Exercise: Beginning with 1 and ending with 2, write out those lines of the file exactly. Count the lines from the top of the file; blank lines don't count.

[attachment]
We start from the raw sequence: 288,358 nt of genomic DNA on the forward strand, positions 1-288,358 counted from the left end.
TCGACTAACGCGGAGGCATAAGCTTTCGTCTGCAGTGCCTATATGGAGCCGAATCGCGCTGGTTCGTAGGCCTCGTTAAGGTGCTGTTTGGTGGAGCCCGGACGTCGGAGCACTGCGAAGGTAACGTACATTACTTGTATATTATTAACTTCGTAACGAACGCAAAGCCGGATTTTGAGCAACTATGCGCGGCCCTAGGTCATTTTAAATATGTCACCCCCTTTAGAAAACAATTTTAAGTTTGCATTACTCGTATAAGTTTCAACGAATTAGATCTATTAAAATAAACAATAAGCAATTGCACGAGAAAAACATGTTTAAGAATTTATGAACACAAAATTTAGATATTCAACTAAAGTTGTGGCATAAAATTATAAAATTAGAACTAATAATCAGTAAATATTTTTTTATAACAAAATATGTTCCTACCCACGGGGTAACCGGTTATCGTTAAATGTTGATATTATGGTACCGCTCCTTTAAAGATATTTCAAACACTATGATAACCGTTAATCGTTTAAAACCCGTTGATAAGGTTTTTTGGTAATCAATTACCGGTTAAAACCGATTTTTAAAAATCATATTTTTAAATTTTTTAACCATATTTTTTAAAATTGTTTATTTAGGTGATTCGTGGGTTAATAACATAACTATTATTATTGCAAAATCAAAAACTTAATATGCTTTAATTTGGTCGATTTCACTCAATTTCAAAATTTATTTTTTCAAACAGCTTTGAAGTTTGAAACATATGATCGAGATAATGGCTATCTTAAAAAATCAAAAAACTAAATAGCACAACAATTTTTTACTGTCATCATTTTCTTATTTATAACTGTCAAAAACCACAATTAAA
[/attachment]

We start from the raw sequence: 288,358 nt of genomic DNA on the forward strand, positions 1-288,358 counted from the left end.
TCGACTAACGCGGAGGCATAAGCTTTCGTCTGCAGTGCCTATATGGAGCCGAATCGCGCTGGTTCGTAGGCCTCGTTAAGGTGCTGTTTGGTGGAGCCCGGACGTCGGAGCACTGCGAAGGTAACGTACATTACTTGTATATTATTAACTTCGTAACGAACGCAAAGCCGGATTTTGAGCAACTATGCGCGGCCCTAGGTCATTTTAAATATGTCACCCCCTTTAGAAAACAATTTTAAGTTTGCATTACTCGTATAAGTTTCAACGAATTAGATCTATTAAAATAAACAATAAGCAATTGCACGAGAAAAACATGTTTAAGAATTTATGAACACAAAATTTAGATATTCAACTAAAGTTGTGGCATAAAATTATAAAATTAGAACTAATAATCAGTAAATATTTTTTTATAACAAAATATGTTCCTACCCACGGGGTAACCGGTTATCGTTAAATGTTGATATTATGGTACCGCTCCTTTAAAGATATTTCAAACACTATGATAACCGTTAATCGTTTAAAACCCGTTGATAAGGTTTTTTGGTAATCAATTACCGGTTAAAACCGATTTTTAAAAATCATATTTTTAAATTTTTTAACCATATTTTTTAAAATTGTTTATTTAGGTGATTCGTGGGTTAATAACATAACTATTATTATTGCAAAATCAAAAACTTAATATGCTTTAATTTGGTCGATTTCACTCAATTTCAAAATTTATTTTTTCAAACAGCTTTGAAGTTTGAAACATATGATCGAGATAATGGCTATCTTAAAAAATCAAAAAACTAAATAGCACAACAATTTTTTACTGTCATCATTTTCTTATTTATAACTGTCAAAAACCACAATTAAA